A Jackson, Ga., police officer was sentenced to 15 years in prison, followed by 23 years on probation, after she was convicted for lying about being shot by a black man.
According to the Atlanta Journal-Constitution, Officer Sherry Hall was convicted on 11 criminal charges, including making false statements, violating her oath and tampering with evidence.
The incident dates back to Sept. 13, 2016, when Hall called in that she was shot by a 6-foot, 230-pound Black man who was wearing a green shirt and black jogging pants. Hall had claimed that the man pulled out a gun and shot her for no reason. A bullet was found in her protective vest.
Her account sparked a manhunt in the days after the shooting, and struck fear and unrest in the heart of the community. One man who resembled Hall’s description was questioned about the shooting, but was ultimately released.
“She did a great job for us, up until that night,” Jackson Police Chief James Morgan said, acknowledging that it is still unclear why Hall decided to make up such a story. “So we didn’t see this coming. But this was not a mistake. It was a conscious decision and a choreographed act.”
At the time, Hall was on the Jackson police force for about three months, but now she is expected to serve her time at Arrendale State Prison in Alto. Attorney Jordan Van Matre has said he has filed a motion for a new trial for her.
Hall’s brother, Steve Weaver, noted that his sister is “scared to death of prison,” which is why she turned down a plea deal, which would have gotten her off with five years in prison with an additional five years probation.
“She’s scared to death of prison,” Weaver said. “She wanted to take a plea, but not one that included prison time. She thought spending 90 days in jail before posting bond was enough.”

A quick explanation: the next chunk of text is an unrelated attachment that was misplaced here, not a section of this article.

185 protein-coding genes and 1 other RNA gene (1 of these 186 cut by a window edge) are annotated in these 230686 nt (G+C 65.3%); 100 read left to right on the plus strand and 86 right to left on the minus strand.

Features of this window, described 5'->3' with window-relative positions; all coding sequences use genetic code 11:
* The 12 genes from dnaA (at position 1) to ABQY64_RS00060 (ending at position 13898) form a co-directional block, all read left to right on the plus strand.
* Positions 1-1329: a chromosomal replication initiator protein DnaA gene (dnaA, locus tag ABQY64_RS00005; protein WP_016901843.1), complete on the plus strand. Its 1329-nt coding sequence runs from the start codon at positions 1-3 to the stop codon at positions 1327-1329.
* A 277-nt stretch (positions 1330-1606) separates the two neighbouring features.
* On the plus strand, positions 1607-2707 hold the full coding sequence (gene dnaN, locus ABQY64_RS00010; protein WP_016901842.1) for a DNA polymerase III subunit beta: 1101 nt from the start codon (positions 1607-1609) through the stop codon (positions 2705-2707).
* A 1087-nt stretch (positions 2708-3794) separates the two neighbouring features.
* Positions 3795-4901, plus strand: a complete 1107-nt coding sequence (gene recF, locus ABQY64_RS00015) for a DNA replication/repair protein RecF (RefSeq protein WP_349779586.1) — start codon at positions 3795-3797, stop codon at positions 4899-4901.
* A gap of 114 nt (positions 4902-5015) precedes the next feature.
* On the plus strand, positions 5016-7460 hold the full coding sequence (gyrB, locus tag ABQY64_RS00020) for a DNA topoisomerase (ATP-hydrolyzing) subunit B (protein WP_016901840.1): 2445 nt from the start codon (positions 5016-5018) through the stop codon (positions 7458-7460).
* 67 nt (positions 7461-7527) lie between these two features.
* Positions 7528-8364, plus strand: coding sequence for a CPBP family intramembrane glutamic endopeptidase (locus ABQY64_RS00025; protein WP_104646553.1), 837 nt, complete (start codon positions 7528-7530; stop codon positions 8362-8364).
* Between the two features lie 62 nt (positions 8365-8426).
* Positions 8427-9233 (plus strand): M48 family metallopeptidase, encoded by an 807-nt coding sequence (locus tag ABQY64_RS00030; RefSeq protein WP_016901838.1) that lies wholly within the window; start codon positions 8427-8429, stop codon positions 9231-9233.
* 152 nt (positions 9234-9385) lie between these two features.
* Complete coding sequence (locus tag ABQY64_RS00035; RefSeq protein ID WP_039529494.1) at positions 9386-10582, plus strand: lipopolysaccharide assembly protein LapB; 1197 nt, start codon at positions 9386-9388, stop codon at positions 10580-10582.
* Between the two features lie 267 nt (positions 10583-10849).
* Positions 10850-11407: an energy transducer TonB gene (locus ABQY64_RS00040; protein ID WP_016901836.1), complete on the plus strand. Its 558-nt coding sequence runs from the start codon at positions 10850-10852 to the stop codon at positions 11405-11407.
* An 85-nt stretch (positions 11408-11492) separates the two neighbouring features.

Apparently the family was more than a little shocked that Hall got such a harsh sentence for almost sending a man to prison for what would have probably been prosecuted as attempted murder of a cop.
“She definitely didn’t get treated fairly,” Weaver insisted. “As her brother, obviously it’s hard for me to admit she’s guilty. But if she is guilty, the sentence she received was especially harsh. We hope to seek a sentence reduction in the near future. I mean, this was a nonviolent crime.”
But it was apparently pretty obvious that Hall was guilty. When she called in the shooting, she claimed that the black man fired a shot at her, prompting her to take cover behind her police car and fire two shots of her own in response.
But the holes in her story quickly became evident. The police car’s video system was still working even though Hall hadn’t turned on the blue lights. In the audio of the recording only two shots were heard, not three, according to Assistant District Attorney James Moss.
Three bullets were found, two of them matching the gun Hall was carrying that evening. However, the casing from the other bullet matched, not a random gun, but the department-issued backup firearm that Hall kept on her nightstand. The gun’s firing pin, which would help identify a bullet that was shot from that particular weapon, was tampered with.
“It was dumbfounding that she went to trial,” Moss said. “She never took responsibility. She invented out of whole cloth a black man who shot her, and if law enforcement hadn’t done their jobs right, we could have had a gentleman wrongly charged with a crime.”
“I couldn’t prove what the motive was,” he added. “But I could prove that what she said was a big bucket full of malarkey.”